WASHINGTON - President Bush nominated conservative Rep. Christopher Cox as chairman of the Securities and Exchange Commission yesterday, prompting speculation that the agency would take a more pro-business approach after it battled financial scandals at Enron Corp., WorldCom Inc. and other companies in recent years.
Business organizations praised Bush's selection of the California Republican and said they expected that he would focus more on regulatory reform rather than on the enforcement and stiffer rules that characterized the turbulent reign of departing Chairman William H. Donaldson.
Critics said they feared that Cox would pull back from aggressive SEC enforcement, which has resulted in big fines for some of the nation's largest companies in recent years and in tougher accounting and corporate governance regulations.
"I think we're going to see something of a U-turn," said John Coffee, law professor and securities regulation expert at Columbia University. "The moment you lay off the night watchman, the greater is the likelihood you will have more Enrons and WorldComs."
At the same time, Coffee called it a "formidable appointment" and said Cox, a former corporate lawyer, is "well-versed in finance and law."
In naming Cox, the president called him a "champion of the free enterprise system" who would become "an outstanding leader of the SEC."
Bush said Donaldson, who announced he would step down as chairman at the end of this month, "has done an exceptional job" in helping restore investor confidence in the aftermath of corporate scandals. The president said Donaldson, a former Wall Street official, "took this post as our economy was faced with a crisis in investment."
Those remarks seemed to indicate that Bush believes the crisis has largely passed and that he anticipates the SEC will take a different approach under Cox, whose appointment requires Senate approval. Nonetheless, Bush said Cox would press for strong regulation.
"I've given Chris a clear mission to continue to strengthen the public trust in our markets so the American economy can continue to grow and create jobs," the president said.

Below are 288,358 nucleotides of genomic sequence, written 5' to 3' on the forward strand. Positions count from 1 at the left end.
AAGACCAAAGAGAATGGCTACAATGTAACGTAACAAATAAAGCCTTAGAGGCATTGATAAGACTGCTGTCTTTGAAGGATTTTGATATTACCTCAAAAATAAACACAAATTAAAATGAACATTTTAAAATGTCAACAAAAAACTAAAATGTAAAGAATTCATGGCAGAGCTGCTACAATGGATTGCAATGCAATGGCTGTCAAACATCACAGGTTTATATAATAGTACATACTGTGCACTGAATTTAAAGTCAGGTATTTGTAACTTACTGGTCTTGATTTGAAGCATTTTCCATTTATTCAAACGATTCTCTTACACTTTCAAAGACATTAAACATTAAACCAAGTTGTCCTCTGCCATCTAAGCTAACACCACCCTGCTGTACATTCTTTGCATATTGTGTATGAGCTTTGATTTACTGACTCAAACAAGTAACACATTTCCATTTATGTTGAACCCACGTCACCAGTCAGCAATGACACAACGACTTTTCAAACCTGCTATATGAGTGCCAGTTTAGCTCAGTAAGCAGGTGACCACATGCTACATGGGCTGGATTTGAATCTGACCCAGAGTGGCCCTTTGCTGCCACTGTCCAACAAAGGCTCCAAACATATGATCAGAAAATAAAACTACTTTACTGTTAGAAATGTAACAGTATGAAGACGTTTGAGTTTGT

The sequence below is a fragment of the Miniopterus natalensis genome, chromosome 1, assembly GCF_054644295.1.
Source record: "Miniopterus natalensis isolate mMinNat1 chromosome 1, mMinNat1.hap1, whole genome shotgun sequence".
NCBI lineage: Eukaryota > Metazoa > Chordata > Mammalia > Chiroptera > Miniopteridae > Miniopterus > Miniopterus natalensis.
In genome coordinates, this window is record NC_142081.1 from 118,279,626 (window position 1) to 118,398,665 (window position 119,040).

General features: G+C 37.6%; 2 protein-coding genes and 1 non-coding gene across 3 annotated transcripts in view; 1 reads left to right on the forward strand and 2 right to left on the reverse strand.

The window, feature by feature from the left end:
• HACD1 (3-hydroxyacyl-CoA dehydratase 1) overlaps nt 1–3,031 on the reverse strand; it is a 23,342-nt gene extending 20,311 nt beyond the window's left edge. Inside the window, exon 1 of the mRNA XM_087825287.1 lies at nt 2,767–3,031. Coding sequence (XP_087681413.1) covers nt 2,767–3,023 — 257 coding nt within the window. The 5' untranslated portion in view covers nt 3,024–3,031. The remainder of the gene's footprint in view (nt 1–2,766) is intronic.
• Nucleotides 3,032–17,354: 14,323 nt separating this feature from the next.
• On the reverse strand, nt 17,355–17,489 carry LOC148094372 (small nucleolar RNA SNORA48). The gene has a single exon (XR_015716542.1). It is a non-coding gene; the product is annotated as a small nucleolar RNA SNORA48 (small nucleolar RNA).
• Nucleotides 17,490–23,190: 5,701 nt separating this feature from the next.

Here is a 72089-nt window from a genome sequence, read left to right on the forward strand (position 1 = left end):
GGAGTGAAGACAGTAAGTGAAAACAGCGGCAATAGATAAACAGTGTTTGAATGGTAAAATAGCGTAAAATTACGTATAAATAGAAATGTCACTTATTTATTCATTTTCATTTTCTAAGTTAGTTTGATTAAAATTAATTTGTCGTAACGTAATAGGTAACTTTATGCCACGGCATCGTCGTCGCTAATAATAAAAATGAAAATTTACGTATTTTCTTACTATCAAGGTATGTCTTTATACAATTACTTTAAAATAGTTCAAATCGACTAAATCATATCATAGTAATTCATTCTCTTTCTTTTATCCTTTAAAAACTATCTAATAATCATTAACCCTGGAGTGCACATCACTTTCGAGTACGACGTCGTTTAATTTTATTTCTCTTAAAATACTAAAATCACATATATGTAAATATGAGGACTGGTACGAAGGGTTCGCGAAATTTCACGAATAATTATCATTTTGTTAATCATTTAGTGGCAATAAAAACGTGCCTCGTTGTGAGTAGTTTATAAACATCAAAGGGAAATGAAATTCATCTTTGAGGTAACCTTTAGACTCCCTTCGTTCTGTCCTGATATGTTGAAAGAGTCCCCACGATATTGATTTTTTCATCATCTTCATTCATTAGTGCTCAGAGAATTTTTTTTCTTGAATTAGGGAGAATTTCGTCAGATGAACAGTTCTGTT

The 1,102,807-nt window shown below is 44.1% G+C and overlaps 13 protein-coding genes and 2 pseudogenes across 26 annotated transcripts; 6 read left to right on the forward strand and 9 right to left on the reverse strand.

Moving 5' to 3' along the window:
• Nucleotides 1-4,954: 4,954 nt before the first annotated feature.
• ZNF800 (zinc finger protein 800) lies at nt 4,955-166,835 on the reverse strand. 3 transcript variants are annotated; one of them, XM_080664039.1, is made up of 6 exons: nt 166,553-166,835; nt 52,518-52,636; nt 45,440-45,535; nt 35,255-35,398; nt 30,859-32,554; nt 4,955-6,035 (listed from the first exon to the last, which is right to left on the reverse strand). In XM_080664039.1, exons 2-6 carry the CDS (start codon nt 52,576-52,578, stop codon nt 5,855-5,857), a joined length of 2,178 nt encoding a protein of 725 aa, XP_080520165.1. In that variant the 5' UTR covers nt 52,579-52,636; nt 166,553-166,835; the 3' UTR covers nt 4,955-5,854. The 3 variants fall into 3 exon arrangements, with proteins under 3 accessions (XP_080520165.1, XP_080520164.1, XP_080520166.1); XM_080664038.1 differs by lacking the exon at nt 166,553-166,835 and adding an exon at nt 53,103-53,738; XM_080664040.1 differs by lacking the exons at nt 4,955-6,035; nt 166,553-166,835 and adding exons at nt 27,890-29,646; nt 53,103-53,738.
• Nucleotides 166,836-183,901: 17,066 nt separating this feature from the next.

The U.S. Chamber of Commerce hailed the choice. David Hirschmann, senior vice president for the chamber, said Donaldson was brought in to handle a crisis in financial markets triggered by scandal.
Now that these scandals have dissipated, he said, the organization is hoping Cox will balance enforcement efforts with modernizing rules and regulations affecting corporate America that would foster investment and growth. The business community feels some of these rules have hampered its competitiveness, Hirschmann said.
Cox, 52, a low-key but ambitious lawmaker who holds joint graduate degrees in business and law from Harvard, would bring a strong pro-business attitude to the SEC. He worked as a senior associate counsel in Ronald Reagan's White House before winning election to Congress in 1988. Twice he considered running for speaker of the House, but he dropped out each time when support did not materialize.
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Age: 52; born Oct. 16, 1952, in St. Paul, Minn.
Education: Bachelor's degree from the University of Southern California; master's and law degrees from Harvard University.
Experience: Republican congressman from California, 1989-present; senior associate counsel to President Ronald Reagan, 1986-1988; co-founder of Context Corp., 1984-1986; lecturer on business administration, Harvard Business School, 1982-1983; partner, Latham & Watkins law firm, 1978-1982, 1984-1986.